Describe how Death of a Salesman is an "anatomy" of the American dream

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Ashley Kannan | Middle School Teacher | (Level 3) Distinguished Educator

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I think that Miller's work does represent the basic anatomy or structure of the American Dream.  In many respects, Willy's narrative represents the downside of the how the American Dream was perceived by Americans.  For example, the idea of the American Dream as being something that "everyone could attain" helped to create a sensibility of needing to conform, to do what others do.  This was extremely present in the 1950s, where "keeping up with the Joneses" was the norm and a part of the American Dream.  Willy suffers from this and part of his added burden is that he lacks that type of respect from others that he so desperately seeks.  Another anatomical dissection of the American Dream that Miller offers is how monetary wealth is so much a part of its established and perceived success.  Willy suffers from the fact that he lacks monetary wealth.  This is the only standard he uses to define success, and because of it, he is a failure.  In diviniing this element from the vision of the American Dream and the matrix within which it places individuals, Miller points out another fault with it and a reason why Willy's unhappiness was almost a foregone conclusion.

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lprono | Middle School Teacher | (Level 1) Educator

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Death of a Salesman is an anatomy of the American Dream because it challenges the quintessentially American argument that social mobility is available to all and that the United States is a land of opportunity. The play has been often read as a response to the financial downfall of Miller's father following the 1929 stock market crash.

The story of shoe salesman Willie Loman, whose firm only pays him commissions rather than a full salary, shows that capitalism and free enterprise do not automatically mean economic success. Willie is an example of capitalist exploitation, as, after having spent his entire working-life following the precepts of the American work ethic, he finds himself in precarious economic conditions and cannot pay his family bills. Because of his predicament, Willie experiences a deep feeling of depression which soon leads him to be unable to distinguish between his own dreams of economic success and his grim financial reality. Willy's failure to persuade his boss that he is still competent salesman, i. e. that he can still be useful to capitalist machinery, eventually leads to his suicide.

Willie Loman (a possible play on "low man") is constantly frustrated by the failure of the social promises and hopes contained in the  rags-to-riches paradigm to effectively materialize. The salesman's despair is only worsened by his awareness that his two sons, Biff and Happy, will be equally unable to attain the status that he has failed to achieve.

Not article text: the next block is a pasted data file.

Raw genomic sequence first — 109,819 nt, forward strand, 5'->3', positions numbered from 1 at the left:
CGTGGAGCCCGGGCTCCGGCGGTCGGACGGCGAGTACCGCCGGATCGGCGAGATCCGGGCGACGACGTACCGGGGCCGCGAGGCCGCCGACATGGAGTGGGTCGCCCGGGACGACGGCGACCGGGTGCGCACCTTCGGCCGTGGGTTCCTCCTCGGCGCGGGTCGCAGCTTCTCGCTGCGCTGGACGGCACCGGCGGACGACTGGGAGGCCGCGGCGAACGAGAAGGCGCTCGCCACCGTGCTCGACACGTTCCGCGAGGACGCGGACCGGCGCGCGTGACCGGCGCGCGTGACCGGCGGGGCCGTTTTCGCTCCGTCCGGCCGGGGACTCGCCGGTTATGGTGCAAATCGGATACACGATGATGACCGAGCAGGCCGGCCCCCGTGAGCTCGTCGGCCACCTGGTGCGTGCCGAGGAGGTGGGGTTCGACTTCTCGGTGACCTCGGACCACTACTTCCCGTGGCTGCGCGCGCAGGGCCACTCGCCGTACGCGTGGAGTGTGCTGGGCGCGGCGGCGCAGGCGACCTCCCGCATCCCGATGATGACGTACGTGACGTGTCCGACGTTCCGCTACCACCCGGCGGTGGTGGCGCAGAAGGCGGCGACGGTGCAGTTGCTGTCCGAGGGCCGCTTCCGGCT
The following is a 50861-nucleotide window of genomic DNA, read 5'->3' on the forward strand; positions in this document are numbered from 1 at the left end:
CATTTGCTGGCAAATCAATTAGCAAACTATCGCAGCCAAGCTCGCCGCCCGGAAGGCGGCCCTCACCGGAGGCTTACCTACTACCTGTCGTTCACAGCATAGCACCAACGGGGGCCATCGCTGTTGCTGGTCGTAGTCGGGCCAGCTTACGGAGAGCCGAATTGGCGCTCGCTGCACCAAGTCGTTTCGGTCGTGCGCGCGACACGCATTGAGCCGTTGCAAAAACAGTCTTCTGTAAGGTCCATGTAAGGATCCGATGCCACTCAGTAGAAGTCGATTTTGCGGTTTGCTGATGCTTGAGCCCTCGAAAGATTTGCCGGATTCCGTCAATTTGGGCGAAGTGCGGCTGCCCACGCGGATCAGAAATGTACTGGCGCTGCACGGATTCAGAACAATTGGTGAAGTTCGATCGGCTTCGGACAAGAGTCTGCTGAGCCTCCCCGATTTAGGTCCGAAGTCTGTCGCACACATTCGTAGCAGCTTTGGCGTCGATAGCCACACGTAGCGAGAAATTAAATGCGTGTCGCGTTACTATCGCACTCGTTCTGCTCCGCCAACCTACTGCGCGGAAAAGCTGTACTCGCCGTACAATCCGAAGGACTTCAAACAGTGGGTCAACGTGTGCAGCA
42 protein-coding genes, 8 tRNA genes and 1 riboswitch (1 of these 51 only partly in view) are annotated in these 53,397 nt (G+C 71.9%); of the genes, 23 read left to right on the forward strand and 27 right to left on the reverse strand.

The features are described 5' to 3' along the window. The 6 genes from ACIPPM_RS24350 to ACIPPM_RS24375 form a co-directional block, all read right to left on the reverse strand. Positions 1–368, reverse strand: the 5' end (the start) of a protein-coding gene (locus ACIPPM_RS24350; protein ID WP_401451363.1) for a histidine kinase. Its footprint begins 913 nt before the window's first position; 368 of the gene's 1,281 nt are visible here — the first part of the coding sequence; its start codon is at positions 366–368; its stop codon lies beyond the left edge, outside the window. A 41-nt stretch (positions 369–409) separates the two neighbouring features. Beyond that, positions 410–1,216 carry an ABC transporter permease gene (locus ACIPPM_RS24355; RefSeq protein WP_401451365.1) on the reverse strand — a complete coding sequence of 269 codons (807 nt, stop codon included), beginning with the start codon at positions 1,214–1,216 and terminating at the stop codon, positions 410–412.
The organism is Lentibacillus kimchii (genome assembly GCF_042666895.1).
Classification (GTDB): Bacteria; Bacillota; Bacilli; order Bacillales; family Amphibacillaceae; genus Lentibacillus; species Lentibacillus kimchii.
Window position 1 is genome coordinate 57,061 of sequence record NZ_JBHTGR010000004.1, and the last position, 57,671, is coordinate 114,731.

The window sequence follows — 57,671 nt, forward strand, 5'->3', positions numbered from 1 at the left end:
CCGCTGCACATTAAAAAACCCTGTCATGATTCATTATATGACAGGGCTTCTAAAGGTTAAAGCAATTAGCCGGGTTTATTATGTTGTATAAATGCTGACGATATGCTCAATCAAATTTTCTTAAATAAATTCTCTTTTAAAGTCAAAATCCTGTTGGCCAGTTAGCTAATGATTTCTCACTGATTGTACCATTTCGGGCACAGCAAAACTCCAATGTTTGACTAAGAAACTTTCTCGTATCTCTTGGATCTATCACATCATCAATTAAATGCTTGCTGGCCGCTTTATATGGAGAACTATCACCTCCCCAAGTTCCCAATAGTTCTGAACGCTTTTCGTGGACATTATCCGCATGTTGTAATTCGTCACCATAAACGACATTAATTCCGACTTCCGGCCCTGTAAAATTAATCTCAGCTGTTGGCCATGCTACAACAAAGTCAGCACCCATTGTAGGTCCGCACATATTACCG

The play points out that the characters in the Loman family wrongly believe that they can improve their lower middle class condition without any social and moral commitment. Willie and his two sons are contrasted with the character of Bernard, the Lomans' next-door neighbor's son. Bernard's qualities are precisely those which the Lomans lacks: dedication and intellect. The Lomans are trapped in the petty aspirations of a consumerist society which values money and fame over moral values.

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M.P. Ossa | College Teacher | (Level 1) Distinguished Educator

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Death of Salesman is hardly the anatomy of the American dream. Instead, the American dream serves as the backbone of Willy's life. Still, Willy's desire for the American dream pales in comparison to the actual philosophy of it.

To Willy, being popular, attaining superficial happiness, earning instant gratification, and blowing his ego out of proportion made him feel successful and as if he had attained his so-called American Dream.

But the real American Dream asks for deeper commitments: Time, effort, sleepless nights, sacrifice, holding back on gratification, patience, and endless labor. Only THEN will one be able to reap the benefits of well-lived, and well-worked life.

In Death of a Salesman, the American Dream is hard to get, and flies by really quick. It is the same idea behind Old Man and the Sea: The search for this life of strength and sustenance gone forever. It would be hard to see the American Dream as the head and body of Death of a Salesman. It is certainly at the heart of it, but it is still topsy-turvied by Willy Loman himself.

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vangoghfan | College Teacher | (Level 2) Educator Emeritus

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The word "anatomy" can also carry overtones implying a kind of dissection -- an in-depth look to determine the causes of the death of something. To the extent that the American dreamed seemed to be dying at the time Miller wrote, Death of a Salesman can be seen as an "anatomy" in this sense.

The term "anatomy" may also be relevant to the play in the senses suggested here:


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Karen P.L. Hardison | College Teacher | eNotes Employee

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The word "anatomy" in this sense means an in depth examination or analysis. Therefore the suggestion is that the play examines or analyzes what came to be known as the American dream as it stood in that period of time. If it is agreed that the definition of the American dream at that time included a house in the suburbs (which didn't exist until after WWII); a steady, dependable and lucrative job (which was much harder to come by before the end of WWII); and a prosperous family that could pursue ambitions that stemmed from interests and passions instead of pursuing the necessities of making a living through any means open to them, then Death of a Salesman is an analysis of this dream because Willy, who places all his hopes and self-esteem on fulfilling this definition of the dream life, ultimately fails to achieve success, particularly notably with his sons.

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accessteacher | High School Teacher | (Level 3) Distinguished Educator